oa African Yearbook of Rhetoric - La retórica de la tragedia y el feminicidio en Ciudad Juàrez, México

Volume 4, Issue 2_3
  • ISSN : 2220-2188
  • E-ISSN: 2305-7785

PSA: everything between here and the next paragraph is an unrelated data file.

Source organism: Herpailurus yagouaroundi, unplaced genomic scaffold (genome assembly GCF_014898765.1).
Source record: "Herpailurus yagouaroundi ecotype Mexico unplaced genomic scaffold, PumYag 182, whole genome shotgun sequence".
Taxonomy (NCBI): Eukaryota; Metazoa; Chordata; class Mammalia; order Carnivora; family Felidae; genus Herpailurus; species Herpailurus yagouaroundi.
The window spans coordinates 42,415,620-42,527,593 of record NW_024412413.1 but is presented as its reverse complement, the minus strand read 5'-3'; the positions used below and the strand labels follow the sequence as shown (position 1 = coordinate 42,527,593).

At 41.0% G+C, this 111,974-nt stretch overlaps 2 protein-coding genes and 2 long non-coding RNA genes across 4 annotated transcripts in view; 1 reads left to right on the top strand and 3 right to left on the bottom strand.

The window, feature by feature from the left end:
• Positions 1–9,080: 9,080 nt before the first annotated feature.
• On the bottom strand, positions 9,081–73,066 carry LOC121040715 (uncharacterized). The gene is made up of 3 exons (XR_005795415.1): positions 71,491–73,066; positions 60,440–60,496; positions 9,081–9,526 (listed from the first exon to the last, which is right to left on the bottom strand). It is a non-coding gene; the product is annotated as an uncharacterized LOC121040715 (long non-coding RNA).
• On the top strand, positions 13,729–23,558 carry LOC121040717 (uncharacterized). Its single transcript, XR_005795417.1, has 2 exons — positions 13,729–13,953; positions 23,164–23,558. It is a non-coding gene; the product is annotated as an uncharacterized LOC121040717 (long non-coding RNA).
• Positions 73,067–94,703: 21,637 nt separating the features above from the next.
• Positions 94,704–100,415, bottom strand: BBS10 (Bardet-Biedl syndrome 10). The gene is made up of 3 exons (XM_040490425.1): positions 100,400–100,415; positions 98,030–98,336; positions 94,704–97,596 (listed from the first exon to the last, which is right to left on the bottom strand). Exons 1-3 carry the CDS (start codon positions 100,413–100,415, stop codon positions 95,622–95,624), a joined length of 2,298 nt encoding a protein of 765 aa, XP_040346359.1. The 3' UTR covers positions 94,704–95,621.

Twenty years after the first femicide victims were found in Ciudad Juárez, México (1993-2013), this essay revisits the ongoing public protests organized, mainly by the victims' families and women activists, against the official silence and impunity surrounding the murder of hundreds of young women and girls in this border community. I do this from my position as a local feminist professor and as a Juarense/Fronteriza, being my standpoint as an insider on the Mexican side of the border. Firstly, I discuss rhetorical critiques produced by scholars in the United States, during and after the civil rights movement in the 60's and 70's, concerning the rhetoric of diverse social protests. I claim that by defining rhetoric as symbolic action, as a human communication process, and by contesting and re-writing the main idealistic premises of classical rhetoric (the unified male rhetor) K. Burke, M. McGee, and K. Campbell opened the possibility to explain and theorize social movements as enacted in diverse socio-historical contexts. Secondly, on the basis of this theoretical framework, I argue that the rhetoric of public protests surrounding femicide in Juárez, were and are agonistic in form, this agonistic or confrontational rhetorical practice being however only the most visible and strident symptom of a social-historical crisis related to a historical silencing of women in general and in particular working class young women. This agonistic moment was part of a process of social tragedy or drama, and not an extraordinary event. In this regard Burke's dialectical perspective on tragedy offers a useful way to observe the process of a social tragedy as crisis and contradiction. Lastly, I present a succinct version of the rhetoric about femicide, using Burke's concepts of pathema (suffering, silence), poiema (action, creativity) and mathema (the learning experience) as overlapping dialectical moments in a social tragedy or drama.

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